Y. Emery, E. Cuche, F. Marquet, N. Aspert, P. Marquet, J. Kühn, M. Botkine, T. Colomb, F. Montfort, F. Charrière, Ch. Depeursinge, P. Debergh, and R. Conde, “Digital Holographic Microscopy (DHM) for metrology and dynamic characterization of MEMS and MOEMS,“ Proc. SPIE 6186, art. no. 61860N (2006).

R. Chmelik, H. Uhlirova, P. Kolman, and P. Vesely, “Wide Range Coherence Digital Holographic Microscope,” in Digital Holography and Three-Dimensional Imaging, Technical Digest (CD) (Optical Society of America, 2010), paper DTuA6. http://www.opticsinfobase.org/abstract.cfm?URI=DH-2010-DTuA6

J. Komrska, “ The Fourier transform of lattices,” in Proceedings of the International Summer School 27th May – 5thJune1991, Chlum u Třeboně, Czechoslovakia, L. Eckertová and T. Růžička, eds. (Institute of Physics Publishing, Bristol and Philadephia), pp. 87–113.

R. Bracewell, The Fourier Transform and Its Applications (McGraw-Hill, 1965), Chap. 6.

M. von Laue, and E. H. Wagner, Röntgenstrahl-Interferenzen (Akademische Verlagsgesellschaft, 1960), Chap. 3.

www.Luxpop.com : Thin film and bulk index of refraction and photonics calculations.

M. Born, and E. Wolf, Principles of Optics. 7th ed. (Cambridge University Press, 2002), Chap. 1.

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Figures (4)

Fig. 1
Fig. 1 Test surface relief: a) AFM image, b) SEM image, theoretical model with protrusions of c) block shape with rounded side edges (MB), d) cylindrical shape (MC).
Fig. 2
Fig. 2 Coherence-controlled holographic microscope. S..source, L1..lens, D..diffraction grating, M..mirror, BS..beam splitter, Obj..objective lens, Sp..specimen, RM..reference mirror, OP..output plane, L2..objective lens, CCD..camera.
Fig. 3
Fig. 3 Detail of the specimen central part a) image-plane hologram and b) reconstructed image phase.
Fig. 4
Fig. 4 Contour plot of a quantitative phase image (a) observed experimentally, (b) computed theoretically with MB model, (c) with MC model. Contour lines span the range (−1.8; 0) radians with the step 0.1 radian. The three results are compared by means of their cross sections d) – f) made in three directions marked in a).

Tables (2)

Tables Icon

Table 1 Correspondence of a Periodic Relief Description with That of a Periodic Crystal Lattice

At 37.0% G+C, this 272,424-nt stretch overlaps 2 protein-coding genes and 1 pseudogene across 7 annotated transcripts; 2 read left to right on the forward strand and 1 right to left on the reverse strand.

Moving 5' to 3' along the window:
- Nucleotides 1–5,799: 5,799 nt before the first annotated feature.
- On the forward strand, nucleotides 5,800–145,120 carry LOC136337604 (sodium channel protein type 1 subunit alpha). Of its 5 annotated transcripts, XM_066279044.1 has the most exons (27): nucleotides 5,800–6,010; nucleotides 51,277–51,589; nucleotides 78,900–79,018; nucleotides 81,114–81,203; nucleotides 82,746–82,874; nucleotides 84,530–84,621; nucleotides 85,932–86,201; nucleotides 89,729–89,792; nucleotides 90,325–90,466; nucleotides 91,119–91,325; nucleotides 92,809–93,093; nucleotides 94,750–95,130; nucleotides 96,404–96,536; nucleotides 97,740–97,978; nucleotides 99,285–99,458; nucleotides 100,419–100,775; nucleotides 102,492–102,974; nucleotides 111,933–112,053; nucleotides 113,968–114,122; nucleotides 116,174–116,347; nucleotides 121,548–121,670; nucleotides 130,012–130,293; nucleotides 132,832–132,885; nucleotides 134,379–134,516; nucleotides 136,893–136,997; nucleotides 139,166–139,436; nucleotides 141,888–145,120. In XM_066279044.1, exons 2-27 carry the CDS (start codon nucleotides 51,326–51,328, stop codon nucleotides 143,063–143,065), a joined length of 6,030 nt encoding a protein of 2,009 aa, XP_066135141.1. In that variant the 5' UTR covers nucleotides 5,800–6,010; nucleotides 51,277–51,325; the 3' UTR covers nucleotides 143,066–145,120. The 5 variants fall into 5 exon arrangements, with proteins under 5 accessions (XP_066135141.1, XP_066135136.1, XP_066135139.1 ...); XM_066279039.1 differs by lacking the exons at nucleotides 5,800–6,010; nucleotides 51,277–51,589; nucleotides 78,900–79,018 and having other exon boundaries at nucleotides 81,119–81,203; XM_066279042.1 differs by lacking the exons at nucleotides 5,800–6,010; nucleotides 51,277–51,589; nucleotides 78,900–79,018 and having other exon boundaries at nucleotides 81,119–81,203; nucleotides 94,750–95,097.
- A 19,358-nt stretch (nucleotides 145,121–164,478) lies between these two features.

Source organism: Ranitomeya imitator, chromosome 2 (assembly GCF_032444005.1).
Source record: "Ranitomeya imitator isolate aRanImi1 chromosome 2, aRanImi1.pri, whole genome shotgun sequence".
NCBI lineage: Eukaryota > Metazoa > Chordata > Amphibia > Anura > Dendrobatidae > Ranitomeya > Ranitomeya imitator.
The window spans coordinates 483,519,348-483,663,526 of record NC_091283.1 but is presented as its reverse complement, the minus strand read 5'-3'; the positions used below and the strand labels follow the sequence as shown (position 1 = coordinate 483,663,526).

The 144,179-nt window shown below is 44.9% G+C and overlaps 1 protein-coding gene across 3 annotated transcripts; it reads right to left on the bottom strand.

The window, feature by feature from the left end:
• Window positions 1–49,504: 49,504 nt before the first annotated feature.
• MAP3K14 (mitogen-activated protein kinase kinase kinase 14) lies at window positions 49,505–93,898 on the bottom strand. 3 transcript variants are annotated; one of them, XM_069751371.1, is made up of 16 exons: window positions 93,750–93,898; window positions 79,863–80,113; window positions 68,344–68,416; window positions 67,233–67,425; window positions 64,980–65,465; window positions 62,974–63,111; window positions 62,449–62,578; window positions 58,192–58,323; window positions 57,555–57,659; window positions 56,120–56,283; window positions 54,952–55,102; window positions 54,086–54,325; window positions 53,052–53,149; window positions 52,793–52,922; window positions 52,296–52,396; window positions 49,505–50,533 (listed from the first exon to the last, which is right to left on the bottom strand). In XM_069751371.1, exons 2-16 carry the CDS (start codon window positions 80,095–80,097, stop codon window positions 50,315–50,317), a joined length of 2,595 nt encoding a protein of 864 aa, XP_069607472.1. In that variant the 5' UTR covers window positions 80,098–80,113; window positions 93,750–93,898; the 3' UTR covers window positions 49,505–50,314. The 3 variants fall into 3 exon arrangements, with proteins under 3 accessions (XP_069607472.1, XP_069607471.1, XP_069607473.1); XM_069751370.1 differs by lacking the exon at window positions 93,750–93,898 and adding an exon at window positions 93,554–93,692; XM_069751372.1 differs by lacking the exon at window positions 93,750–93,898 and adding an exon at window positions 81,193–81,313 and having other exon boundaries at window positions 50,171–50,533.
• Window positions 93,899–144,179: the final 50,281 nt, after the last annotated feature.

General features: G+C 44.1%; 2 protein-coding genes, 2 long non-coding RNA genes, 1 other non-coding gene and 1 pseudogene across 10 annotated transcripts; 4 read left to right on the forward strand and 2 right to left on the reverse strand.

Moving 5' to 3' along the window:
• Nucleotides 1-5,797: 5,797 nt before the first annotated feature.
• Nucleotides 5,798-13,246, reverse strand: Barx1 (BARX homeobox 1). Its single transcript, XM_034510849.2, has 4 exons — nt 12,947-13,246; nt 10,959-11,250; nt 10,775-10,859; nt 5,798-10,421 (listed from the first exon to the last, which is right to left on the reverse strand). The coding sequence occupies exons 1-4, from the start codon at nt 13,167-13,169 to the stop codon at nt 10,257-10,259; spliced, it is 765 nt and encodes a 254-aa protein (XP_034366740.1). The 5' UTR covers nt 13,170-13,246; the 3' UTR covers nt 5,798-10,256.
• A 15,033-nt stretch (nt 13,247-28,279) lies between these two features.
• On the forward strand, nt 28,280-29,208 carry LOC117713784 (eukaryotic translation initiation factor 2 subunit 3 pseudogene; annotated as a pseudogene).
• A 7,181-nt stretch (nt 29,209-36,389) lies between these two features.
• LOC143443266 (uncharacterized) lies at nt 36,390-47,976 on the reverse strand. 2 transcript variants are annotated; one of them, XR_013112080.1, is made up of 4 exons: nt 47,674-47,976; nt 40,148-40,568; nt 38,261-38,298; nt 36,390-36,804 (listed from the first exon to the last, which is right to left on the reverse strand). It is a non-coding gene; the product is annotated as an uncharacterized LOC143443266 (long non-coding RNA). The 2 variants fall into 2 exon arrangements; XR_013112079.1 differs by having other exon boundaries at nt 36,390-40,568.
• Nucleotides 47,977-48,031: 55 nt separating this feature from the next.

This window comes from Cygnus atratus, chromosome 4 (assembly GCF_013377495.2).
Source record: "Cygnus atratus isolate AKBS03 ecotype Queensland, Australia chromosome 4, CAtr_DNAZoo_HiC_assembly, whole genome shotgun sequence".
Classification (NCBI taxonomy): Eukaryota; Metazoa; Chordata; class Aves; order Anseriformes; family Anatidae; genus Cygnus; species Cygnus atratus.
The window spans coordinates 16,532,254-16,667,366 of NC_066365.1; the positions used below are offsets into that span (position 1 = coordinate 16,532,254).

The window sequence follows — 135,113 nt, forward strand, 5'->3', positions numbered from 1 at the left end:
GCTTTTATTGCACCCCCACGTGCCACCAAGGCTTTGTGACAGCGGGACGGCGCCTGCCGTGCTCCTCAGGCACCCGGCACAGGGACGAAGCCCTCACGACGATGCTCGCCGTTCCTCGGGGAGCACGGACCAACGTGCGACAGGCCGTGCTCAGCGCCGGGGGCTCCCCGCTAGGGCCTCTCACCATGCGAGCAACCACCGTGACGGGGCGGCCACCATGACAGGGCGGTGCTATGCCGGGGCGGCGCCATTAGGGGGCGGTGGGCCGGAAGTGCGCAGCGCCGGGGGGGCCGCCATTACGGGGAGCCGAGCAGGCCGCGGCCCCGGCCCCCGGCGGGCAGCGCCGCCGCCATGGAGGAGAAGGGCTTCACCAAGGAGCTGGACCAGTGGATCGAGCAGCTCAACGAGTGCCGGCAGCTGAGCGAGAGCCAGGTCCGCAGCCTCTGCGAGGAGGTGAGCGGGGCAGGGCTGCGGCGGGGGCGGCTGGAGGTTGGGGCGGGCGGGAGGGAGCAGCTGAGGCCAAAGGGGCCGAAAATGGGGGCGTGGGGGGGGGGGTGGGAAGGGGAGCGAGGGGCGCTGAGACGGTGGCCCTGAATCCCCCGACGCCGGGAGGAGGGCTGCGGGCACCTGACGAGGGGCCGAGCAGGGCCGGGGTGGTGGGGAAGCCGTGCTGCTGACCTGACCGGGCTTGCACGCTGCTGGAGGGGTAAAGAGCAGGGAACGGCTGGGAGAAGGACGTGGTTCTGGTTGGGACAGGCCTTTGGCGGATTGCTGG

Tables Icon

Table 2 Modulations of Curves in Fig. 4 and Their Mutual Deviations Converted into OPD

Equations (18)

Equations on this page are rendered with MathJax. Learn more.

u i ( x i , y i , z i ) = T ( m , n , s ) c ( m , n , s ) exp [ 2 π   i ( m x i + n y i + s z i ) ]   d m d n d s ,
T ( m , n , s ) = t ( x , y , z ) exp [ 2 π   i ( m x + n y + s z ) ]   d x d y d z ,
t ( x , y , z ) = δ ( z ) ,
u 0 i ( x i , y i , z i ) = c ( 0 , 0 , s ) exp ( 2 π   i s z i ) d s .
u 0 i ( x i , y i , z i ) = C exp [ i k ( 1 + cos α ) z i ] sinc [ k ( 1 cos α ) z i ] ,
φ ( x i , y i , z i ) = k ( 1 + cos α ) z i
t b i n ( x , y ) = { 0 for regions where  z = 0 1 for regions where  z = z 1
t ( x , y , z ) = t b i n ( x , y ) r 1 δ ( z z 1 ) + [ 1 t b i n ( x , y ) ] r 0 δ ( z ) ,
T ( m , n , s ) = T b i n ( m , n ) [ r 1 exp ( 2 π i s z 1 ) r 0 ] + r 0 δ ( m ) δ ( n ) ,
u i ( x i , y i , z i ) = u 0 i ( x i , y i , z i ) + u b i n i ( x i , y i , z i ) ,
u b i n i ( x i , y i , z i ) = T b i n ( m , n ) c b i n ( m , n ; z i , z 1 ) exp [ 2 π i ( m x i + n y i ) ]   d m d n ,
c b i n ( m , n ; z i , z 1 ) = c ( m , n , s ) { r 1 exp [ 2 π i s ( z i z 1 ) ] r 0 exp ( 2 π i s z i ) }   d s .
t b i n ( x , y ) = f U ( x , y ) l ( x , y ) ,
T b i n ( m , n ) = F U ( m , n ) L ( m , n ) ,
l ( x , y ) = n x = 1 N x n y = 1 N y δ ( x n x a ) δ ( y n y a )
L ( m , n ) = exp { π i a [ ( N x 1 ) m + ( N y 1 ) n } sin ( π a N x m ) sin ( π a N y n ) sin ( π a m ) sin ( π a n ) .
F U ( m , n ) = π r 2 2 J 1 ( 2 π r m 2 + n 2 ) 2 π r m 2 + n 2 ,
F U ( m , n ) = = 1 2 π 2 { sin η { cos 2 π [ m ( d + ρ ) n d ] n ( m sin η + n cos η ) + cos 2 π [ m d + n ( d + ρ ) ] m ( m cos η n sin η ) + + cos 2 π [ m ( d + ρ ) + n d ] n ( m sin η + n cos η ) + cos 2 π [ m d + n ( d + ρ ) ] m ( m cos η + n sin η ) } + + sin 2 η r = 1 l 1 { cos 2 π [ m ( d + ρ cos 2 r η ) + n ( d + ρ sin 2 r η ) ] [ m sin ( 2 r 1 ) η n cos ( 2 r 1 ) η ] [ m sin ( 2 r + 1 ) η n cos ( 2 r + 1 ) η ] + + cos 2 π [ m ( d + ρ sin 2 r η ) + n ( d + ρ cos 2 r η ) ] [ m cos ( 2 r 1 ) η + n sin ( 2 r 1 ) η ] [ m cos ( 2 r + 1 ) η + n sin ( 2 r + 1 ) η ] } } ,